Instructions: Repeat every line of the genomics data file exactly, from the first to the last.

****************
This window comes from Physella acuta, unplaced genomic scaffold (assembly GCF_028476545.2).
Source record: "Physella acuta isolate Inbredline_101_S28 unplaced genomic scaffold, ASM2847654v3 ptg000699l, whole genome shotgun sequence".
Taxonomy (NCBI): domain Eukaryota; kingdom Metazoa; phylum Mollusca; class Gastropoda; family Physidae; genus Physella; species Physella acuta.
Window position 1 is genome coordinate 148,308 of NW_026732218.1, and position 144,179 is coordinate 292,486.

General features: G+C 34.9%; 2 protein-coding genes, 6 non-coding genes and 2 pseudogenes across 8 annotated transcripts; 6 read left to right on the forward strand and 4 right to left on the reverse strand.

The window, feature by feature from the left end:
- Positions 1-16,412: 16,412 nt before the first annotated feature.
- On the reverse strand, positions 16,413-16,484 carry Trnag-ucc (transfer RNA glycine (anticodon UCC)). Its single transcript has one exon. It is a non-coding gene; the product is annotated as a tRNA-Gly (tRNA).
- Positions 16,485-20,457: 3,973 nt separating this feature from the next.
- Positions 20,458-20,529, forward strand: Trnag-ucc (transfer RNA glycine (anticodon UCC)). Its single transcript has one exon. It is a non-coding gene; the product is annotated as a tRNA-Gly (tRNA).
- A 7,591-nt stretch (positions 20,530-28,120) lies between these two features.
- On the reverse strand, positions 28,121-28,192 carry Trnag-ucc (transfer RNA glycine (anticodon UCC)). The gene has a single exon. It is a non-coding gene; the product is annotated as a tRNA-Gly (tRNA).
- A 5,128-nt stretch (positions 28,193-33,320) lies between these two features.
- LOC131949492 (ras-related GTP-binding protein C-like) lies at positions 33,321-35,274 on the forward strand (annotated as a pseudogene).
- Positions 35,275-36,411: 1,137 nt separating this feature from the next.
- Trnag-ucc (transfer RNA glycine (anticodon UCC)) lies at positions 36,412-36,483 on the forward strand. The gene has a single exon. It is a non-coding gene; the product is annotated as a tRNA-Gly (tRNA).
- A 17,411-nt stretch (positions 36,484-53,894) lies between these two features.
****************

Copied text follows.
This window comes from Physella acuta, unplaced genomic scaffold (assembly GCF_028476545.2).
Source record: "Physella acuta isolate Inbredline_101_S28 unplaced genomic scaffold, ASM2847654v3 ptg000699l, whole genome shotgun sequence".
Taxonomy (NCBI): domain Eukaryota; kingdom Metazoa; phylum Mollusca; class Gastropoda; family Physidae; genus Physella; species Physella acuta.
Window position 1 is genome coordinate 148,308 of NW_026732218.1, and position 144,179 is coordinate 292,486.

General features: G+C 34.9%; 2 protein-coding genes, 6 non-coding genes and 2 pseudogenes across 8 annotated transcripts; 6 read left to right on the forward strand and 4 right to left on the reverse strand.

The window, feature by feature from the left end:
- Positions 1-16,412: 16,412 nt before the first annotated feature.
- On the reverse strand, positions 16,413-16,484 carry Trnag-ucc (transfer RNA glycine (anticodon UCC)). Its single transcript has one exon. It is a non-coding gene; the product is annotated as a tRNA-Gly (tRNA).
- Positions 16,485-20,457: 3,973 nt separating this feature from the next.
- Positions 20,458-20,529, forward strand: Trnag-ucc (transfer RNA glycine (anticodon UCC)). Its single transcript has one exon. It is a non-coding gene; the product is annotated as a tRNA-Gly (tRNA).
- A 7,591-nt stretch (positions 20,530-28,120) lies between these two features.
- On the reverse strand, positions 28,121-28,192 carry Trnag-ucc (transfer RNA glycine (anticodon UCC)). The gene has a single exon. It is a non-coding gene; the product is annotated as a tRNA-Gly (tRNA).
- A 5,128-nt stretch (positions 28,193-33,320) lies between these two features.
- LOC131949492 (ras-related GTP-binding protein C-like) lies at positions 33,321-35,274 on the forward strand (annotated as a pseudogene).
- Positions 35,275-36,411: 1,137 nt separating this feature from the next.
- Trnag-ucc (transfer RNA glycine (anticodon UCC)) lies at positions 36,412-36,483 on the forward strand. The gene has a single exon. It is a non-coding gene; the product is annotated as a tRNA-Gly (tRNA).
- A 17,411-nt stretch (positions 36,484-53,894) lies between these two features.